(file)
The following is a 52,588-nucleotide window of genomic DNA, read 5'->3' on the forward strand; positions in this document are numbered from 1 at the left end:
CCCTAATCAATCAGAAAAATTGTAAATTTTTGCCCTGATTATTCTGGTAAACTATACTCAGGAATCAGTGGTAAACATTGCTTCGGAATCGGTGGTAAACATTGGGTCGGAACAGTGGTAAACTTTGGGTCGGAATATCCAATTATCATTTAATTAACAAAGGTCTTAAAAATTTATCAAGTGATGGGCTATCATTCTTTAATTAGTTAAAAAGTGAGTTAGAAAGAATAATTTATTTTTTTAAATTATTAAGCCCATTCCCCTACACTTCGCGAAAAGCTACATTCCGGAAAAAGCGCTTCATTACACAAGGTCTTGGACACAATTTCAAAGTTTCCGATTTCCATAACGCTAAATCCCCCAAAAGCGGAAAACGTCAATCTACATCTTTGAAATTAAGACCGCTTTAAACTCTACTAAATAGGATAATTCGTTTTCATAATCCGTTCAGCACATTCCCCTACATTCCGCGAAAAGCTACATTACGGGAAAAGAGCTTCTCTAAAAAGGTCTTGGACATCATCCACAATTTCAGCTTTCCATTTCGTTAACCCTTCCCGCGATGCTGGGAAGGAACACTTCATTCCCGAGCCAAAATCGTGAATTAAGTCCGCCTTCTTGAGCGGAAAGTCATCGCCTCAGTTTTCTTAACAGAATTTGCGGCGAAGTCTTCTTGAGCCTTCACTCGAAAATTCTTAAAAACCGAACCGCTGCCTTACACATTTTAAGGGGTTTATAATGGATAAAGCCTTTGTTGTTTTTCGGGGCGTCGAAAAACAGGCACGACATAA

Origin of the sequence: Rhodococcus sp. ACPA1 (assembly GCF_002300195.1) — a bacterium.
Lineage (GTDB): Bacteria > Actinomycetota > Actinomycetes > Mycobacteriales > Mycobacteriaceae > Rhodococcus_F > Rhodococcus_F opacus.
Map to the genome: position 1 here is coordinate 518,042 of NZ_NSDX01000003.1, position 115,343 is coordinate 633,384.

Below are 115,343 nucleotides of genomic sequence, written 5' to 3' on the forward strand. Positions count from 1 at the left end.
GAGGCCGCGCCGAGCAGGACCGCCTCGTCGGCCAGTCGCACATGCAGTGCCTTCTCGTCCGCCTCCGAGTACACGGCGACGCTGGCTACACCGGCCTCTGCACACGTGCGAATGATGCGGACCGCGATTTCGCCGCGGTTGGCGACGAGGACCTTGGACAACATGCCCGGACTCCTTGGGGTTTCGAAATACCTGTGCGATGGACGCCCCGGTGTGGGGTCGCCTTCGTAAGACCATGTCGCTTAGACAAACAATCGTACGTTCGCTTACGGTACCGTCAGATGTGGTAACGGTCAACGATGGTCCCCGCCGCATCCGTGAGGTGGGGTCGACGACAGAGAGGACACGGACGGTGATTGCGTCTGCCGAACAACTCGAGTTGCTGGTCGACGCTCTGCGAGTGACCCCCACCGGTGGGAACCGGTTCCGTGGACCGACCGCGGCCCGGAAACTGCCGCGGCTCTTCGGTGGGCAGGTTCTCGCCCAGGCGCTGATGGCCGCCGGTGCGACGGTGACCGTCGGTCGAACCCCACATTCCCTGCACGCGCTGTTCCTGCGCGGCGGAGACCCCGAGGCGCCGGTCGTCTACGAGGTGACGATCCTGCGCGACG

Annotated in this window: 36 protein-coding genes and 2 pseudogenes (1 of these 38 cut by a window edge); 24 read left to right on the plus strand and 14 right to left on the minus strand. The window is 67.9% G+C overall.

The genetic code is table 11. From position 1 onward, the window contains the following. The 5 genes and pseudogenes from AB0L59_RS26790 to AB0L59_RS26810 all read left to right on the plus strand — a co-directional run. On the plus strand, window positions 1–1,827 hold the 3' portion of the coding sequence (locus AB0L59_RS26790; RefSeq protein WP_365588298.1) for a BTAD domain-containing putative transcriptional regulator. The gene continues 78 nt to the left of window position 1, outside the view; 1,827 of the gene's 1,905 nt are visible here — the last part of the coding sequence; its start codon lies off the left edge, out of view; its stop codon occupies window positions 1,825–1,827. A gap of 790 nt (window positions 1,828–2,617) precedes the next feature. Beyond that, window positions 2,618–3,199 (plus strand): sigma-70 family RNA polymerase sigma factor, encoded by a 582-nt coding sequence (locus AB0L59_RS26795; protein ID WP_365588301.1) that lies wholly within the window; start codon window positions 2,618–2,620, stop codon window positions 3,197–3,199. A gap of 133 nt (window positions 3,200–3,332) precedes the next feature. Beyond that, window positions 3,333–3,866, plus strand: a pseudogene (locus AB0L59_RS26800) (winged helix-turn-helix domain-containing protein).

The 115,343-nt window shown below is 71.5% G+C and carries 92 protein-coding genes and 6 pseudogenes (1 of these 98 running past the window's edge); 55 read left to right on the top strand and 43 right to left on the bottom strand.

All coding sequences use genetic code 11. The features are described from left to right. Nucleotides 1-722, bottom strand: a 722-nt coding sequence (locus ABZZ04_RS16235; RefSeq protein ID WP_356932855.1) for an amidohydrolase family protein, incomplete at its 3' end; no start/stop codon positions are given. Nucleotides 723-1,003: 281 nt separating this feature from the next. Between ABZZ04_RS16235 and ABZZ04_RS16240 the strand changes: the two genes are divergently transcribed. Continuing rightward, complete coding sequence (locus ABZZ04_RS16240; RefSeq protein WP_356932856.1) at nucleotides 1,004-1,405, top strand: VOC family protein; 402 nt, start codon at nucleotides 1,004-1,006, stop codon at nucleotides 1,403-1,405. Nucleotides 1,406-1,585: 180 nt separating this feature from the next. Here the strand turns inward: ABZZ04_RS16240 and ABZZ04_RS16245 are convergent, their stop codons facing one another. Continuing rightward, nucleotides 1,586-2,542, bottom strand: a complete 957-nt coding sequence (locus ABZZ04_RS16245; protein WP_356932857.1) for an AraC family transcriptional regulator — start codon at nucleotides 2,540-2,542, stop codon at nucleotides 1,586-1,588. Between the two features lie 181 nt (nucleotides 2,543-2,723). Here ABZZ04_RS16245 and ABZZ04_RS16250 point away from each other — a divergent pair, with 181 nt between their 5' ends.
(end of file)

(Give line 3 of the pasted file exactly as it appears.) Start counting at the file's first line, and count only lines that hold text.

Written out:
Origin of the sequence: Rhodococcus sp. ACPA1 (assembly GCF_002300195.1) — a bacterium.